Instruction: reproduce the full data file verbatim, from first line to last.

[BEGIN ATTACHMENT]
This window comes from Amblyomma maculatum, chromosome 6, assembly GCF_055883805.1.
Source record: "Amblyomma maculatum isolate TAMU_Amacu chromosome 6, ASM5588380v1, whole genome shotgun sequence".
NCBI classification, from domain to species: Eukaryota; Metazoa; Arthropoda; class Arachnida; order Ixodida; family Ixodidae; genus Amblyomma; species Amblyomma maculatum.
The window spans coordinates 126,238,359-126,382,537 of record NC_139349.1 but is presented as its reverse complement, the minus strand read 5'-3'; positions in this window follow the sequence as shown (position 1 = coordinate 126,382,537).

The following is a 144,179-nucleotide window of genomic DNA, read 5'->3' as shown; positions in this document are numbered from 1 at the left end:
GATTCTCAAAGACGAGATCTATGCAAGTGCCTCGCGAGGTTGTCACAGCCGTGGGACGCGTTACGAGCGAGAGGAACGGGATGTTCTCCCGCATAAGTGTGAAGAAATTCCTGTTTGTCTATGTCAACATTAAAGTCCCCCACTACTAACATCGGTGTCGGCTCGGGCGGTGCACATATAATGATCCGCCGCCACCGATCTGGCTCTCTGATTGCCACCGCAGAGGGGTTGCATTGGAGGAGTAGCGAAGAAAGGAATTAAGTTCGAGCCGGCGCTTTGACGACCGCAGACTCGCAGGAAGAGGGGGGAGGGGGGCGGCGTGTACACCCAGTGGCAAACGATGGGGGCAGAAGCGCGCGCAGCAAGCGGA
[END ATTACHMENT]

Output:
This window comes from Amblyomma maculatum, chromosome 6, assembly GCF_055883805.1.
Source record: "Amblyomma maculatum isolate TAMU_Amacu chromosome 6, ASM5588380v1, whole genome shotgun sequence".
NCBI classification, from domain to species: Eukaryota; Metazoa; Arthropoda; class Arachnida; order Ixodida; family Ixodidae; genus Amblyomma; species Amblyomma maculatum.
The window spans coordinates 126,238,359-126,382,537 of record NC_139349.1 but is presented as its reverse complement, the minus strand read 5'-3'; positions in this window follow the sequence as shown (position 1 = coordinate 126,382,537).

The following is a 144,179-nucleotide window of genomic DNA, read 5'->3' as shown; positions in this document are numbered from 1 at the left end:
GATTCTCAAAGACGAGATCTATGCAAGTGCCTCGCGAGGTTGTCACAGCCGTGGGACGCGTTACGAGCGAGAGGAACGGGATGTTCTCCCGCATAAGTGTGAAGAAATTCCTGTTTGTCTATGTCAACATTAAAGTCCCCCACTACTAACATCGGTGTCGGCTCGGGCGGTGCACATATAATGATCCGCCGCCACCGATCTGGCTCTCTGATTGCCACCGCAGAGGGGTTGCATTGGAGGAGTAGCGAAGAAAGGAATTAAGTTCGAGCCGGCGCTTTGACGACCGCAGACTCGCAGGAAGAGGGGGGAGGGGGGCGGCGTGTACACCCAGTGGCAAACGATGGGGGCAGAAGCGCGCGCAGCAAGCGGA